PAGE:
Touch accuracy is a critical feature in touch sensor design. The closely packed capacitors make accuracy difficult in a touch-screen keyboard application. Adding more controller sensor channels to accommodate a larger touch-sensor grid density is one technique to achieve high accuracy. However, the cost of this sort of technology is more CTSC and capacitor array pins. Furthermore, this will necessitate additional sensor channels, more traces running along the touch screen's border, and an increase in bezel-width capacitive array.

Electromagnetic interference (EMI) sources abound in the vehicle environment. Any little interference, such as an EMI signal, will be visible in the sensor's output or on the PCB traces connecting the sensor to the CTSC. The stronger the EMI interference owing to increased coupling possibilities, the longer the cable or traces to the sensor. Shorter PCB traces can help to enhance this.Many CTSCs offer adjustable sensitivity, which helps with this tricky challenge. However, increasing the sensitivity of the touch controller may result in inadvertent triggers even when the driver is gloveless.

Piezo Sensor-Based Infotainment Cluster

Piezo materials are those that change their electrical properties as a result of mechanical deformation, often known as strain. The most prevalent resistive touch-screen topologies employ piezoresistive materials, which alter resistance in response to mechanical force. Load sensors are what these gadgets are called. The Wheatstone resistive bridge model (Figure 4) is adequate for this sensor.A load cell sensor with a resistive Wheatstone model.

Figure 4: A load cell sensor's resistive Wheatstone model.

In Figure 4, the Phidgets CZL616C micro load cell measures force in one direction. The nominal values of R1, R2, R3, and R4 are 1kΩ and the rated output is 800µV/V. The odd number resistors (R1 and R3) increase their resistance with applied force, while the even number resistors (R2 and R4) decrease their resistance. These changing resistor values, in conjunction with the source voltage (VS), create a change in the input voltage to the ADC.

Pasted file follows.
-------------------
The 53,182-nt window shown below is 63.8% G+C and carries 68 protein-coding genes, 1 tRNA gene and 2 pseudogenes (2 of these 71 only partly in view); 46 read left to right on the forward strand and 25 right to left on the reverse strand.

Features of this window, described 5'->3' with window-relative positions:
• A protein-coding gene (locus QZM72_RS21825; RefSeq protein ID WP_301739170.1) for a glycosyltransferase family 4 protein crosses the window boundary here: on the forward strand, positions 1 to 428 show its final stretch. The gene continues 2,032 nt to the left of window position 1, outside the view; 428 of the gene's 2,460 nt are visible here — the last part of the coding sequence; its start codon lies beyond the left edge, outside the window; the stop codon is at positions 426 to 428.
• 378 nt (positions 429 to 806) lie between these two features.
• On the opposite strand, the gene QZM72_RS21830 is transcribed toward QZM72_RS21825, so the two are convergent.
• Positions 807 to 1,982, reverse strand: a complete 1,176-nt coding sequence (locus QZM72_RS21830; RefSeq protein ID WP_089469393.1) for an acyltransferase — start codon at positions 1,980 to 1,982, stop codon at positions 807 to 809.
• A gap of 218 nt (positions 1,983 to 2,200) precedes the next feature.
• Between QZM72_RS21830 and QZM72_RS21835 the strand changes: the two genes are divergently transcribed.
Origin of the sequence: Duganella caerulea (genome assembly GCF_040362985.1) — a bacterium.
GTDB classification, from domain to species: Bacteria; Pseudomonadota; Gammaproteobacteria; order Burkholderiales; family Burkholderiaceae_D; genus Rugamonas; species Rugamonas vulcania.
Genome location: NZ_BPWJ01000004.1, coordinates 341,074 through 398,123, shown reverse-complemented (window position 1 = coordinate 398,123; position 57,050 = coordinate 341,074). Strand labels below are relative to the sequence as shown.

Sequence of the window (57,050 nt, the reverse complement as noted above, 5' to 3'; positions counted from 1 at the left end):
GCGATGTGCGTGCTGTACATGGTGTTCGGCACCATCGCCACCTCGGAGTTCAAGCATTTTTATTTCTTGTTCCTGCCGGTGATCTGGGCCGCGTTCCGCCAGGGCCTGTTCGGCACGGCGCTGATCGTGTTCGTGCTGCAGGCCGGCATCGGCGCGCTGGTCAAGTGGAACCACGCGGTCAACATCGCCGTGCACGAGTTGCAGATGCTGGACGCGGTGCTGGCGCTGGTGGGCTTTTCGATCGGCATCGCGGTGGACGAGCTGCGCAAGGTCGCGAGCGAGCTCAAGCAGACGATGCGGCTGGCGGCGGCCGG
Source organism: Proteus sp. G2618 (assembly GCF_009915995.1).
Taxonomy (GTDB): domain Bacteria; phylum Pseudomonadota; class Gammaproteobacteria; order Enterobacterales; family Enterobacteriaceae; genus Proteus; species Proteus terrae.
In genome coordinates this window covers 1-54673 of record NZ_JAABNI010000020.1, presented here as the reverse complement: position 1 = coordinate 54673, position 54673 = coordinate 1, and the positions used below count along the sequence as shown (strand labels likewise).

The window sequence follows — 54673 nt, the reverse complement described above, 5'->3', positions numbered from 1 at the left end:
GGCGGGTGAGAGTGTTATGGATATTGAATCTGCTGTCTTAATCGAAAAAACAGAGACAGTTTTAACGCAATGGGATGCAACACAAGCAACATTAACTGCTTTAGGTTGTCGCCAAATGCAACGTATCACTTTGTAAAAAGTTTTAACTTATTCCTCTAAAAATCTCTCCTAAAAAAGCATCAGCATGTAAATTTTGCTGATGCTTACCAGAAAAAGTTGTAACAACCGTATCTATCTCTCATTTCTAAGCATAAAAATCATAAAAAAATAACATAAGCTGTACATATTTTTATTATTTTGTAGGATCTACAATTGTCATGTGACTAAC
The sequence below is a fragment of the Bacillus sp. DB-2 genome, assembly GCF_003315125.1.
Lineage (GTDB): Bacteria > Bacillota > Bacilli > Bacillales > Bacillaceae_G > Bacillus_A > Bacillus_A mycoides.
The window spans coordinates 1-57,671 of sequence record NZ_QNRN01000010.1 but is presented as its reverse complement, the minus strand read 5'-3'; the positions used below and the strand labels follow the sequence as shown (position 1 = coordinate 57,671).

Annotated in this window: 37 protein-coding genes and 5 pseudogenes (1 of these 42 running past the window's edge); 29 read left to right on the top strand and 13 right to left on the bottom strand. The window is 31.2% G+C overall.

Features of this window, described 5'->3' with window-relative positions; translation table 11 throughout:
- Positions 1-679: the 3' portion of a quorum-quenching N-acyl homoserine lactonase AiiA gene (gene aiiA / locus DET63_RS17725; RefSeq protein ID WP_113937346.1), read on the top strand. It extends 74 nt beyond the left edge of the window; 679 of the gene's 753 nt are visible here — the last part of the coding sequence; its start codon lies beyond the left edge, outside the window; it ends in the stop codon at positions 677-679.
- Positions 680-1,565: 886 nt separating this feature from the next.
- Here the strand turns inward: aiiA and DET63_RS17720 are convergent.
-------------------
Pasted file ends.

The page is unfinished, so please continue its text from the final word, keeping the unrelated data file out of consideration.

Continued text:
As for the EMI sources, the sigma-delta ADC differential input’s large common-mode rejection ratio (CMRR) easily rejects these signals.For this system, a gesture is as simple as a single finger swipe enabled by a system host microcontroller that can readily recognize simple gestures like pinch, pull, zoom, rotate, double, or triple tap.

The increasing demands of the automobile driver for easy control of the infotainment system continues to guide the look and feel of the next-generation of infotainment clusters. Although the knobs and levers are not completely gone, the emerging alternative is a touchscreen interface that provides greater control and flexibility.At the front end of the automobile touch screen is either a resistive load cell or capacitive array. The complete picture of capacitive array sensing requires a 12-bit CTSC. This interface senses the human touch through applied pressure, however, gloved fingers and tightly packed sensors present errors in the measurement system. The best solution for greater accuracy is through resistive load cell sensing that requires the use of a 24-bit ΔΣ ADC. This provides the touch screen interface a fail-safe method for successfully sensing human touch, gloved or not, through applied pressure.

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  • Qiang Ling